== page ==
But I return once more to our three self-images or areas of 'me,' as we see ourselves.
The world's economy thrives on this sort of dishonesty
Huge industries have grown out of our need to be perceived by others in the way our egos would like them to perceive us: apparel, material goods such as makeup, hairstyles, physical appearance of all manner such as our being over-weight, under-weight, too tall, too short, educated, "cool." How we talk. How we walk. The list is endless. And it is always around something we need or don't need to be the person (the self image) we desire to be seen as.
Pebbles as a tiny kitten with Ginger. Never did find out what happened to Ginger
Buy me and I'll make your life happier
The advertising industry have become very clever at this. The 'by association' theme is seen in just about every advertisement. Buy this car, with the beautiful leggy blonde standing next to it at the beach resort, and you will be 'have a life like this.' And in many cases it works. But only temporarily. Sometimes it lasts for a few days, even weeks. Mostly, the buying of a product to enhance our self-image lasts far less time than that.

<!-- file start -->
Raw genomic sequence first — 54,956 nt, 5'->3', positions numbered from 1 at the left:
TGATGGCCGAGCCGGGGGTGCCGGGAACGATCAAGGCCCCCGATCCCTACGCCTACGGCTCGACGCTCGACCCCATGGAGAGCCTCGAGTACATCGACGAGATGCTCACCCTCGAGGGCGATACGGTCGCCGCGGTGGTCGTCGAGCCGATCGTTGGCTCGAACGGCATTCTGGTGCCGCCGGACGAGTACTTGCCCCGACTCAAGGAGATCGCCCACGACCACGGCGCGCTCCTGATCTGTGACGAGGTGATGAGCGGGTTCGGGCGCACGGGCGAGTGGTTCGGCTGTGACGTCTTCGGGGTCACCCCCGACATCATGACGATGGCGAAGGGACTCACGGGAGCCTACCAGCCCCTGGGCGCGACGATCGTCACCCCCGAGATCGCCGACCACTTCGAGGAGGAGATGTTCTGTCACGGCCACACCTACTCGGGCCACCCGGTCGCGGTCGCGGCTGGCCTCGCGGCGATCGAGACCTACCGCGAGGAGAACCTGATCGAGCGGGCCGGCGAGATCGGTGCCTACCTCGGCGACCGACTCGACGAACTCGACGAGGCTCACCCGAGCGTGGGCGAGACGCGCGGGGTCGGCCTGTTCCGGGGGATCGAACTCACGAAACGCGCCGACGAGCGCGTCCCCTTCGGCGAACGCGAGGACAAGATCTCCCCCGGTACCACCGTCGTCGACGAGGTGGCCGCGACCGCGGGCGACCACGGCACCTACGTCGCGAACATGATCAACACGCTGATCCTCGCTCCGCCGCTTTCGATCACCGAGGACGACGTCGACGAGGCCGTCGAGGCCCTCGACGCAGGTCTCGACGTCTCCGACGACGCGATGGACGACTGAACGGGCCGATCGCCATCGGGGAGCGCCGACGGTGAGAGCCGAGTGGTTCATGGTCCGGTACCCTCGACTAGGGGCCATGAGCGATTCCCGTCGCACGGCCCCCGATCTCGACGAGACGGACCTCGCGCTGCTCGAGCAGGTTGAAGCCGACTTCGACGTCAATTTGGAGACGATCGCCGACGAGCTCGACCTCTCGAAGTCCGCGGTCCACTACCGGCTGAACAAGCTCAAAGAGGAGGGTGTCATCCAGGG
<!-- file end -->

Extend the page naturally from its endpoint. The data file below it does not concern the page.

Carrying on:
The ego is never satisfied for long
Why does it not work for long? Because the self-image, for example, senses that if it is not seeking, striving, being dissatisfied, it will cease to be. It is based on thought, reactive emotional thought. In a way it is emotional reaction. Even the thought of stopping thought, and the ego immediately goes into panic mode. For it is based on nothing but thought; nothing but a solidified - if a thought can be solid - conglommeration of neural pathways that have become almost like highways in the mind-brain. These contain our negative emotional reactions.
This is Cindy. Like Penny, she came from an RSPCA animal shelter
The ego cannot abide the present moment